Of all the natural predators of honeybees, such as birds, skunks, raccoons, and badgers, probably none are as fearsome and notorious to bees and beekeepers alike, as bears. Bears love to eat bee larva, bee brood, and to a lesser extent, honey. With this appetite for bee products, they seem to be more interested in beehives than even the most dedicated beekeeper! It is no coincidence that many honey containers are shaped like bears. Keep in mind that even Winnie the Pooh loves “hunny.”
The problem, for both the bees and their beekeepers, is that when bears visit an apiary, the damage they cause is almost always devastating. Bears do not carefully harvest honey like we beekeepers do. No, they pick up entire colonies and strew them about the ground; destroying the equipment and creating havoc in the apiary. If you have ever visited an apiary after a bear visit, your first impression will be is that it looks like a war zone, with no survivors. Damaged and destroyed equipment will be strewn everywhere.
You would think that a colony’s guard bees would be able to scare a bear away with their stings, but the bears’ fur coats are so thick that the bees’ stingers can not really penetrate well enough to get to a bear’s skin. The only vulnerable spot on a bear is its face. This is perhaps why bees have evolved over the years to focus on stinging the head and face of an intruder. Most beekeepers know that angry bees typically aim for the head. This is likely an evolutionary and instinctive response against bear attacks. It is also why the beekeeping veil is the most important piece of personal protection for a beekeeper.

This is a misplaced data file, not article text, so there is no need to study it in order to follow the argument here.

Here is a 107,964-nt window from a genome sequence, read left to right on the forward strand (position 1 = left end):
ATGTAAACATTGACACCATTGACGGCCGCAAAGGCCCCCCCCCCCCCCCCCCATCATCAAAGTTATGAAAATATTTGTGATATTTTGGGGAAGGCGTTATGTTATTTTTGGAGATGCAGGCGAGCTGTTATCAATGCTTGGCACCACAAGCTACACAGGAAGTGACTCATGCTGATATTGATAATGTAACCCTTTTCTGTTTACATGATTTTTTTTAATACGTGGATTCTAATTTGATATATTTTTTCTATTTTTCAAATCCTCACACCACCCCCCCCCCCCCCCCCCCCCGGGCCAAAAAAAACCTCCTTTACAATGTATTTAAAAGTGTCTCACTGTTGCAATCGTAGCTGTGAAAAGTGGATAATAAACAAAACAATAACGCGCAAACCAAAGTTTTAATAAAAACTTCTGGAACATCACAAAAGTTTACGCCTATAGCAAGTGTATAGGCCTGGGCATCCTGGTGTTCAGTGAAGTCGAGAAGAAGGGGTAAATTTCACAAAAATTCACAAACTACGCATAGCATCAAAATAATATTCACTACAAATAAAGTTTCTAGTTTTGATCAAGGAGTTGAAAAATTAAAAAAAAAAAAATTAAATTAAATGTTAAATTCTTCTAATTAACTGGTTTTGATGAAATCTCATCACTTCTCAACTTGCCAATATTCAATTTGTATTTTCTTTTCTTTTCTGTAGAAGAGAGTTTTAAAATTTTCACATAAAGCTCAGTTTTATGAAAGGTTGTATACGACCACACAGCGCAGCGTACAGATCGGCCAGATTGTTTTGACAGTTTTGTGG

The best and probably only practical defense against bears is to encircle vulnerable apiaries with electric fencing. As a beekeeper, this is an expensive solution, however, much less expensive than losing an entire apiary of bees and equipment with every bear attack. Fortunately, most beekeeping supply companies sell these fences, many of which are solar powered.
If only bears could realize how dependent they are on honeybees, just like the rest of us, they might show a little more compassion to the colonies that they attack. It is estimated that about 15 percent of a bear’s diet consists of berries, all of which require pollination, much of which is done by honeybees. Many researchers suspect that bears are already being adversely affected by the decline in wild bee populations. Fewer pollinators mean fewer berries, which in turn affects the bears’ nutrition and foraging behavior.